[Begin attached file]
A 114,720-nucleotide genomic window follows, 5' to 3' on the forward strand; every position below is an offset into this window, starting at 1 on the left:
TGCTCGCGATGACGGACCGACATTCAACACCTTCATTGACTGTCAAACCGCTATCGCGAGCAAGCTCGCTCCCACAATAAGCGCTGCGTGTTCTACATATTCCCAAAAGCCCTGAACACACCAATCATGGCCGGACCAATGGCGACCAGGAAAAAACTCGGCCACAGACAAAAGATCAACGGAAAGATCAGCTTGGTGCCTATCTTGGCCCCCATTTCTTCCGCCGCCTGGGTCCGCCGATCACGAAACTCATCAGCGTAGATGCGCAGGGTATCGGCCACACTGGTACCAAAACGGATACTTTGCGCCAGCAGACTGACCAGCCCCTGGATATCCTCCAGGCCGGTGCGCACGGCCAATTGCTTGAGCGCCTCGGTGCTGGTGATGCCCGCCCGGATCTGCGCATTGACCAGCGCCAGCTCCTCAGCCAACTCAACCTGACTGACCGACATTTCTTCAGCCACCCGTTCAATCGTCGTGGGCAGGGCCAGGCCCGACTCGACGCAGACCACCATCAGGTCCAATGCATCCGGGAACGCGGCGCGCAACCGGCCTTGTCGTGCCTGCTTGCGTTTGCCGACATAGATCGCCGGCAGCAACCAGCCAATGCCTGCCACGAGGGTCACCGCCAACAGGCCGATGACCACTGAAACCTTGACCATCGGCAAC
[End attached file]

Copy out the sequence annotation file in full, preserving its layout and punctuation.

A 114,720-nucleotide genomic window follows, 5' to 3' on the forward strand; every position below is an offset into this window, starting at 1 on the left:
TGCTCGCGATGACGGACCGACATTCAACACCTTCATTGACTGTCAAACCGCTATCGCGAGCAAGCTCGCTCCCACAATAAGCGCTGCGTGTTCTACATATTCCCAAAAGCCCTGAACACACCAATCATGGCCGGACCAATGGCGACCAGGAAAAAACTCGGCCACAGACAAAAGATCAACGGAAAGATCAGCTTGGTGCCTATCTTGGCCCCCATTTCTTCCGCCGCCTGGGTCCGCCGATCACGAAACTCATCAGCGTAGATGCGCAGGGTATCGGCCACACTGGTACCAAAACGGATACTTTGCGCCAGCAGACTGACCAGCCCCTGGATATCCTCCAGGCCGGTGCGCACGGCCAATTGCTTGAGCGCCTCGGTGCTGGTGATGCCCGCCCGGATCTGCGCATTGACCAGCGCCAGCTCCTCAGCCAACTCAACCTGACTGACCGACATTTCTTCAGCCACCCGTTCAATCGTCGTGGGCAGGGCCAGGCCCGACTCGACGCAGACCACCATCAGGTCCAATGCATCCGGGAACGCGGCGCGCAACCGGCCTTGTCGTGCCTGCTTGCGTTTGCCGACATAGATCGCCGGCAGCAACCAGCCAATGCCTGCCACGAGGGTCACCGCCAACAGGCCGATGACCACTGAAACCTTGACCATCGGCAAC